Two rockets struck a training base south of Baghdad where U.S.-led coalition troops and NATO trainers are present, Iraq’s military said in a statement on Tuesday.

The rockets hit the Basmaya base outside of Baghdad on Monday evening. They impacted near a factory and what was described as agricultural land, but not where any troops were housed. The statement provided no further details.

This is the third attack on coalition troops in the past week. Since the end of October last year, there have been 24 rocket attacks on either the U.S. embassy in Baghdad or bases where coalition troops are deployed. These attacks on Iraqi sovereignty have killed three American military personnel, one female British soldier and one Iraqi soldier.

No one has claimed responsibility for the rocket attacks. However,  the U.S. has blamed Kata’ib Hizbollah, an Iranian-led militia part of the Hashd al-Shaabi PMF (Popular Mobilization Forces).

The areas surrounding these PMF militias began to be plastered with PMF flags and billboards picturing Iran’s supreme leader, a man some PMF groups think of as their religious leader and commander, late last year just when the attacks started.

“We will make them leave if they don’t want to leave,” a Kata’ib Hizbollah commander, who called himself Abu Ameneh, told the BBC in an interview. 

The base at Basmaya houses Spanish coalition troops as well as NATO trainers. The coalition hasn’t yet published a statement or given any casualty reports.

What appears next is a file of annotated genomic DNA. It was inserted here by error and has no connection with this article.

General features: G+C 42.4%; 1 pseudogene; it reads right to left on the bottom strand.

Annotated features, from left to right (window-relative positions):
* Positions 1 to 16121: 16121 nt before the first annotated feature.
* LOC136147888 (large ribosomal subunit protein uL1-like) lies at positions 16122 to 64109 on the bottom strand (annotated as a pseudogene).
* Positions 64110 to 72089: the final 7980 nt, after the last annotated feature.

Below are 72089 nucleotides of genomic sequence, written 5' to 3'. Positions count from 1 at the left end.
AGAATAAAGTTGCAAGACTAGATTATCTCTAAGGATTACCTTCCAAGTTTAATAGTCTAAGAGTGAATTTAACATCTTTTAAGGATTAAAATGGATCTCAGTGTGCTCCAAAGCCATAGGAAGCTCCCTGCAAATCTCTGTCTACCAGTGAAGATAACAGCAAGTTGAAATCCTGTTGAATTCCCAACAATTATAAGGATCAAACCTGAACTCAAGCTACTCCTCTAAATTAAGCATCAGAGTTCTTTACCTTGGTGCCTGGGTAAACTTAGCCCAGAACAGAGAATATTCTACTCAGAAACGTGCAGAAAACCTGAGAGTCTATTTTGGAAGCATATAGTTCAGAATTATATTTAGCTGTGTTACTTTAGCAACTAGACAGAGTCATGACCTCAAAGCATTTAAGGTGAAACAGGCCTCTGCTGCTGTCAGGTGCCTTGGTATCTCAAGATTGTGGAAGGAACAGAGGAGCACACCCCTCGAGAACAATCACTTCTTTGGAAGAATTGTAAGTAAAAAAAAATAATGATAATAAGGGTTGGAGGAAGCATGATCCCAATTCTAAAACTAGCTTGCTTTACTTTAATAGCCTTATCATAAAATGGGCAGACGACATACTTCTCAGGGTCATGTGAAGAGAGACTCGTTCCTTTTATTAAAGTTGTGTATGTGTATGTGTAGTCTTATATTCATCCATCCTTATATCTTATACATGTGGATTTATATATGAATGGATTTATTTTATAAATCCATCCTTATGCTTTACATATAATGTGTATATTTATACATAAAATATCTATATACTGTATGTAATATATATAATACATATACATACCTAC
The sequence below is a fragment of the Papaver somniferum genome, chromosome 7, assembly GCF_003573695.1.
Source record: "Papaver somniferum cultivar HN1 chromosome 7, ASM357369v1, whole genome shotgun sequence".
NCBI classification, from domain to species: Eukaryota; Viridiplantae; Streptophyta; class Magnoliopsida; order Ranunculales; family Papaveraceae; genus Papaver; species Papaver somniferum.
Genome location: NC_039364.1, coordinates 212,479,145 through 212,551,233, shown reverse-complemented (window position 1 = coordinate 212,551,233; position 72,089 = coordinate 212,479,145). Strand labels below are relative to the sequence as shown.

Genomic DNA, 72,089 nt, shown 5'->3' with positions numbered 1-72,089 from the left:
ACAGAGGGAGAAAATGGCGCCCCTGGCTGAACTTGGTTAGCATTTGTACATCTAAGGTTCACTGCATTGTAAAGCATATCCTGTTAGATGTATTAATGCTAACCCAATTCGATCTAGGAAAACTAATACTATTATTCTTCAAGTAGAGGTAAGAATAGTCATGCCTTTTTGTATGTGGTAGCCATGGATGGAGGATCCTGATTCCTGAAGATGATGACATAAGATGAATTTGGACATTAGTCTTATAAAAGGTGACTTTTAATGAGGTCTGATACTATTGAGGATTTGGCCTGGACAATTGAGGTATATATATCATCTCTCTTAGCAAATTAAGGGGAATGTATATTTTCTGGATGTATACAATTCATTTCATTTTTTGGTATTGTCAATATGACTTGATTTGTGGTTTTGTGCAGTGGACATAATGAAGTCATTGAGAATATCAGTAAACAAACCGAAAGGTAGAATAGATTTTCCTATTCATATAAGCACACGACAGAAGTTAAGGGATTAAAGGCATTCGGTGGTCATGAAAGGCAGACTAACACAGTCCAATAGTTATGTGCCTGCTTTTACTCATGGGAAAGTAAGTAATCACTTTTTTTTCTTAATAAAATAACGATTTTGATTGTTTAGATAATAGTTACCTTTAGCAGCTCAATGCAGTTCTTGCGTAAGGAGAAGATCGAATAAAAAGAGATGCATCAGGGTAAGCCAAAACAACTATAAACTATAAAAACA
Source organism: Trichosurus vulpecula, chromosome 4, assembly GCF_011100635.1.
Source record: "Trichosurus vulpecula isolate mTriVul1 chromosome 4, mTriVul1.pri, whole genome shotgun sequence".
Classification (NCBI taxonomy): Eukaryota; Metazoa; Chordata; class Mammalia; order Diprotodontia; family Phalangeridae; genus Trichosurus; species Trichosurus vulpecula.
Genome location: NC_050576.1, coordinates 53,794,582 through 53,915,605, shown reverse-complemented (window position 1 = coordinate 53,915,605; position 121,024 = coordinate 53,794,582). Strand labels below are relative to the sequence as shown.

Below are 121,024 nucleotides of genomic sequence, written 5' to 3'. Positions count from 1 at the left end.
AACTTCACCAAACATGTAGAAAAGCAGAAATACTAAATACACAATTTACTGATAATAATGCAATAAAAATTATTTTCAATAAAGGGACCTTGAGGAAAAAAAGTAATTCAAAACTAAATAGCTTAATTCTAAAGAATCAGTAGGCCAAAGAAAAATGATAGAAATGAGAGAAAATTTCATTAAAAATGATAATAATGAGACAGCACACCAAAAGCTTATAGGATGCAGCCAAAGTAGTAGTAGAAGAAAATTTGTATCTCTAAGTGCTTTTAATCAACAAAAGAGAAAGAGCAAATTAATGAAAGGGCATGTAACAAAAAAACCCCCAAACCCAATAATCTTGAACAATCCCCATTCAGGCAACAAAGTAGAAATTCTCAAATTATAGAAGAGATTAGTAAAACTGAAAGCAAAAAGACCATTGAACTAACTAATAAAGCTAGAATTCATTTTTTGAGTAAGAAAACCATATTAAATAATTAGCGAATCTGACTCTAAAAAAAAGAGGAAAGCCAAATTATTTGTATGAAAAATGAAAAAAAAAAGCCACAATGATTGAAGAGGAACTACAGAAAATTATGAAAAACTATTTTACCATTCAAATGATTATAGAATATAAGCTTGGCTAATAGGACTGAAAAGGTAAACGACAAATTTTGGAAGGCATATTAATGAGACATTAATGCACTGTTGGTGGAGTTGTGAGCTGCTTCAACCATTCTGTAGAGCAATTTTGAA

Last week, a large rocket attack struck Camp Taji, north of Baghdad, killing two Americans and a British servicewoman. Wednesday’s attack was followed by another on Saturday, also at Taji, which wounded five troops, three coalition members and two Iraqi soldiers.

The initial attack saw the Americans retaliate with large airstrikes against weapons facilities belonging to Kata’ib Hizbollah, which they claim to have been responsible. A U.S. military spokesman said that the ISIS fighters, which the coalition is fighting, do not have the capability to launch those types of attacks. In a tit-for-tat exchange, the Iranian proxy Shiite militia groups vowed to exact revenge against the coalition and indeed coalition bases were hit on Saturday and today. 

Iraq’s military said that the coalition’s airstrikes also killed five security force members and a civilian while wounding five members of the Popular Mobilization Forces. Iraq summoned the American and British ambassadors to the Foreign Ministry over the airstrike, while vowing to investigate the rocket attacks.

The U.S. is pulling out of three of its bases in Iraq, as the Iranian militia presence has forced its hand. The base at al-Qaim has been a source of irritation between the U.S. and the Iranian proxies. 

The U.S. also plans to pull the troops from Qayara Airfield West, known as Q-West, and Kirkuk. Qayara was the base that the United States staged from to take back Mosul from ISIS. Not so coincidentally, both bases have been hit by rocket attacks in recent months. A U.S. contractor was killed in a rocket attack in Kirkuk late in December.